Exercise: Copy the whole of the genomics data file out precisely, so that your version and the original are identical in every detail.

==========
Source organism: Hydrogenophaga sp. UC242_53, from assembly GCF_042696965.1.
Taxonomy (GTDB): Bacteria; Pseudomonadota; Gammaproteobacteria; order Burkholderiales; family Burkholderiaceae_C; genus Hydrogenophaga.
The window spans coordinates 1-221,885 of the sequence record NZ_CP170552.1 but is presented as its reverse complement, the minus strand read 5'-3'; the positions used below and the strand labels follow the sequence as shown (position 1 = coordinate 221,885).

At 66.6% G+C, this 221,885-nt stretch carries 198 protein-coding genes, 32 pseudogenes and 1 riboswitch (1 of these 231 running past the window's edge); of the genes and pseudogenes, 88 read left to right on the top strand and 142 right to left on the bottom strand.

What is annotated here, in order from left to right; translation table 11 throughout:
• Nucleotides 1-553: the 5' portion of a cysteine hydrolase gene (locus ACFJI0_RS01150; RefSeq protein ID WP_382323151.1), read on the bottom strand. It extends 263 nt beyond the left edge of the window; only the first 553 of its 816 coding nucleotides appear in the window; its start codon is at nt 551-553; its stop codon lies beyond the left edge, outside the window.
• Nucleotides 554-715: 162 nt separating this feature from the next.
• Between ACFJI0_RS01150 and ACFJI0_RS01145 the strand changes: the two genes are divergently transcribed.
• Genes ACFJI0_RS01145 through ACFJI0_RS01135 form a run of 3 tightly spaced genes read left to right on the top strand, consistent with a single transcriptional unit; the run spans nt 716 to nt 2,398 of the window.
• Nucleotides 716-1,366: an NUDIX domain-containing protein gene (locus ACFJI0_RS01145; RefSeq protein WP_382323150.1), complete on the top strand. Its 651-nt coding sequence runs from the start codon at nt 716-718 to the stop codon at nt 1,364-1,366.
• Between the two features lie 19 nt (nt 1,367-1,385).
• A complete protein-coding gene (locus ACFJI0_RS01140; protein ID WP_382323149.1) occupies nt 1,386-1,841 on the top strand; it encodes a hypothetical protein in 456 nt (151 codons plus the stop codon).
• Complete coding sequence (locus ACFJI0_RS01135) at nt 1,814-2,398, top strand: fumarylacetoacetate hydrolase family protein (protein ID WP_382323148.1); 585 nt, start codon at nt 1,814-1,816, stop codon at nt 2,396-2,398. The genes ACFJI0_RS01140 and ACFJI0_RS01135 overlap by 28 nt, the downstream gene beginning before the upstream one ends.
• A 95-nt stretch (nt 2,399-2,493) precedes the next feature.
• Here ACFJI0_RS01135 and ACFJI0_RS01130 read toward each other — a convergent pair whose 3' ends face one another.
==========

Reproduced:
Source organism: Hydrogenophaga sp. UC242_53, from assembly GCF_042696965.1.
Taxonomy (GTDB): Bacteria; Pseudomonadota; Gammaproteobacteria; order Burkholderiales; family Burkholderiaceae_C; genus Hydrogenophaga.
The window spans coordinates 1-221,885 of the sequence record NZ_CP170552.1 but is presented as its reverse complement, the minus strand read 5'-3'; the positions used below and the strand labels follow the sequence as shown (position 1 = coordinate 221,885).

At 66.6% G+C, this 221,885-nt stretch carries 198 protein-coding genes, 32 pseudogenes and 1 riboswitch (1 of these 231 running past the window's edge); of the genes and pseudogenes, 88 read left to right on the top strand and 142 right to left on the bottom strand.

What is annotated here, in order from left to right; translation table 11 throughout:
• Nucleotides 1-553: the 5' portion of a cysteine hydrolase gene (locus ACFJI0_RS01150; RefSeq protein ID WP_382323151.1), read on the bottom strand. It extends 263 nt beyond the left edge of the window; only the first 553 of its 816 coding nucleotides appear in the window; its start codon is at nt 551-553; its stop codon lies beyond the left edge, outside the window.
• Nucleotides 554-715: 162 nt separating this feature from the next.
• Between ACFJI0_RS01150 and ACFJI0_RS01145 the strand changes: the two genes are divergently transcribed.
• Genes ACFJI0_RS01145 through ACFJI0_RS01135 form a run of 3 tightly spaced genes read left to right on the top strand, consistent with a single transcriptional unit; the run spans nt 716 to nt 2,398 of the window.
• Nucleotides 716-1,366: an NUDIX domain-containing protein gene (locus ACFJI0_RS01145; RefSeq protein WP_382323150.1), complete on the top strand. Its 651-nt coding sequence runs from the start codon at nt 716-718 to the stop codon at nt 1,364-1,366.
• Between the two features lie 19 nt (nt 1,367-1,385).
• A complete protein-coding gene (locus ACFJI0_RS01140; protein ID WP_382323149.1) occupies nt 1,386-1,841 on the top strand; it encodes a hypothetical protein in 456 nt (151 codons plus the stop codon).
• Complete coding sequence (locus ACFJI0_RS01135) at nt 1,814-2,398, top strand: fumarylacetoacetate hydrolase family protein (protein ID WP_382323148.1); 585 nt, start codon at nt 1,814-1,816, stop codon at nt 2,396-2,398. The genes ACFJI0_RS01140 and ACFJI0_RS01135 overlap by 28 nt, the downstream gene beginning before the upstream one ends.
• A 95-nt stretch (nt 2,399-2,493) precedes the next feature.
• Here ACFJI0_RS01135 and ACFJI0_RS01130 read toward each other — a convergent pair whose 3' ends face one another.